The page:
“Music’s become too scientific, it’s lost that spunk and energy that it had in the ’50s and ’60s. When I listen to most modern records I hear a producer, I don’t hear musicians interacting. And that quality, that missing quality is something we were trying to get back into our own music. What I like about Desire is that if there’s ever been a cool #1 to have in the UK, that’s it because it’s totally not what people are listening to or what’s in the charts at the moment. Instead it’s going in exactly the opposite direction. It’s a rock and roll record – in no way is it a pop song.”
– The Edge, October 1988
So the lead single from the new album by the biggest rock band in the world sneaks to the top of the charts for a stray week – as the Edge’s comments suggest, rock and the singles market had essentially given up on each other long ago. But in one respect he’s quite right – reissues aside, you have to go back six years to find a song quite as firmly guitar-led as “Desire” at number one. And yes, it’s rather refreshing. Doesn’t hurt, either, that U2 are using the Bo Diddley beat, which is as near to a can’t-lose strategy as rock ever devised.
What I don’t hear in it, unfortunately, is much spunk or energy. “Musicians interacting” implies some kind of spark or spontaneity to me, a group playing off one another. But not this group: U2’s music has always been ball-tighteningly self-conscious, and the aggressive traditionalism of the Rattle And Hum period sees their self-awareness cripple them.
It ought to be so obvious it doesn’t need saying, but the 50s and 60s music U2 were reaching back to wasn’t itself reaching back to anything quite so consciously. This puts the revivalist rocker in a twisty situation, caught between the content they’re resurrecting and the gesture of resurrection itself. The content is old but spontaneous, the gesture new but calculating.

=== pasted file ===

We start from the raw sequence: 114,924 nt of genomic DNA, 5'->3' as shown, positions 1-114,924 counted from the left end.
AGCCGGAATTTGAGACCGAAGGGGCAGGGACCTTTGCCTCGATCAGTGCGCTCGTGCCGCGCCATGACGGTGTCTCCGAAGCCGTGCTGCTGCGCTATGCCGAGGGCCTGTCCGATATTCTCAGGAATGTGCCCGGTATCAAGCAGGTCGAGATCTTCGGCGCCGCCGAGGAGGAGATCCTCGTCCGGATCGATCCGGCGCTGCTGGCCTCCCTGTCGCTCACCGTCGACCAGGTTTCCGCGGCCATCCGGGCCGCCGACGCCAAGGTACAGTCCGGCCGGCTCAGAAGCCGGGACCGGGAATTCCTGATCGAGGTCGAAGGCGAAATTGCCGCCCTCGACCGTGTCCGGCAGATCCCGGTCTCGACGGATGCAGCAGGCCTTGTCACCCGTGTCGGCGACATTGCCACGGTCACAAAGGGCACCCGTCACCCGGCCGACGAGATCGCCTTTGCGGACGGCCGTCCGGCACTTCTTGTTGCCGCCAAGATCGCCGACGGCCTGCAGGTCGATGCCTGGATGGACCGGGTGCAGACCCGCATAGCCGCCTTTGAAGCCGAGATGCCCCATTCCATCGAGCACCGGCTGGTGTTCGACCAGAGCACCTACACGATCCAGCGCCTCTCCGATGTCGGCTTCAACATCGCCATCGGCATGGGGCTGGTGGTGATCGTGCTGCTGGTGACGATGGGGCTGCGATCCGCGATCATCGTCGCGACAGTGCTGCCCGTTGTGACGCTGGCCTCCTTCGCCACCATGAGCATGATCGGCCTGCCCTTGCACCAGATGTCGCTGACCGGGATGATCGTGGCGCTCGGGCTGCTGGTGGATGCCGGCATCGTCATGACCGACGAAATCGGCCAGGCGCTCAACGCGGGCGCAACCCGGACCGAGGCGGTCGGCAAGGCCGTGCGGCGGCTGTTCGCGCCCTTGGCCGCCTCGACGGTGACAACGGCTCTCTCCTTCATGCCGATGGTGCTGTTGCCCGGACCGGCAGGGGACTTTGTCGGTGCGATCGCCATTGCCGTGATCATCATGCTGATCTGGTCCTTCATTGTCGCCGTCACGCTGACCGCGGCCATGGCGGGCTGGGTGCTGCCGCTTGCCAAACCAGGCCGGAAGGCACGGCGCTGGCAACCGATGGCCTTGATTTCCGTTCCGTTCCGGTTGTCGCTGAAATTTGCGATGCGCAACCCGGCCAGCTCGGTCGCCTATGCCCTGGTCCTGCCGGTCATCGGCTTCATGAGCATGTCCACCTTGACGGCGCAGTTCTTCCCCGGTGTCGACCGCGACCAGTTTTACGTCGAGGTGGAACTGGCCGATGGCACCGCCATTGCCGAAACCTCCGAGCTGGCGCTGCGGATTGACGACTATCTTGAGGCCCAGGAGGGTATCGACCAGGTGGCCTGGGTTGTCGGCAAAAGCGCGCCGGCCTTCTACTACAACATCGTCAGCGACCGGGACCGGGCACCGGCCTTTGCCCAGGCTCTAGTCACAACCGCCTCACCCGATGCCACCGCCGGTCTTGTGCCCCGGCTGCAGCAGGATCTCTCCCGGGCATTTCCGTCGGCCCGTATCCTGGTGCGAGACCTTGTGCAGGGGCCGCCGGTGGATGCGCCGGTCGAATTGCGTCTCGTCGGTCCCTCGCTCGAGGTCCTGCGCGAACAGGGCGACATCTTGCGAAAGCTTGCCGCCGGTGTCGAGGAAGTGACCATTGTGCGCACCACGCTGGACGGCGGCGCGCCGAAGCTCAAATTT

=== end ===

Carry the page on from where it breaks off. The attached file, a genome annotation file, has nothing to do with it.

A favourite way to align content and gesture is to treat both as oppositional, a rejection of now. And so since 1967 at least there’s been an idea of rock music as something you retreat to – a purifying force, like a musical and spiritual detox. This rootsy, Edenic version of rock is something musicians often make a great show of rediscovering: U2 hardly the first and certainly not the last, though setting this spiritual rebirth out in the desert was a very Bono touch.
The Joshua Tree worked, though, because it mixed revivalist aspirations with more interesting musical choices, breaking its rock songs open and turning them into lattices of sound, Edge’s guitar criss-crossing and rippling across the tracks and forming the perfect structure to support Bono even at his most messianic. I can’t listen to all of it without wincing, but on its own terms that album is a success because it acknowledges and dramatises the revivalist gesture. It makes the band’s quest for Truth In Rock something emotionally real but just out of reach.
But it’s often the way with rock bands: they don’t get number one singles off their world-beating album, they get them from the first new material after that, often with painful consequences. Rattle And Hum is what happens when Bono finds what he’s looking for and spends a double album showing it off. It’s a series of proofs of the worth of roots music that ends up demonstrating how dusty and exhausting it can be.
“Desire” is far from its worst example, but even at three minutes it meanders. At the end Bono plays harmonica, because That’s What You Do In Rootsy Rock Records, and his jaunty little solo manages to dissipate most of the mood poor old The Edge has spent the song building. At the start Bono groans “Yeah….” as if rock itself has just sucked him off.
Get past that and there’s an effective, muscular rock number that doesn’t quite lift off. The lyrics are part of the problem: fevers getting higher, red guitars on fire, needles and spoons, bright lights, city streets and so on. It’s a concentrate of cliché which Bono dilutes with his customary passionate solidity, and I can’t help but feel a Springsteen (or a Bolan, or a Reid brother) would have used that concentrated quality and turned the song into something more like an incantation or a spell. In other words, contra The Edge, maybe Desire’s problem is that it’s not enough of a pop song.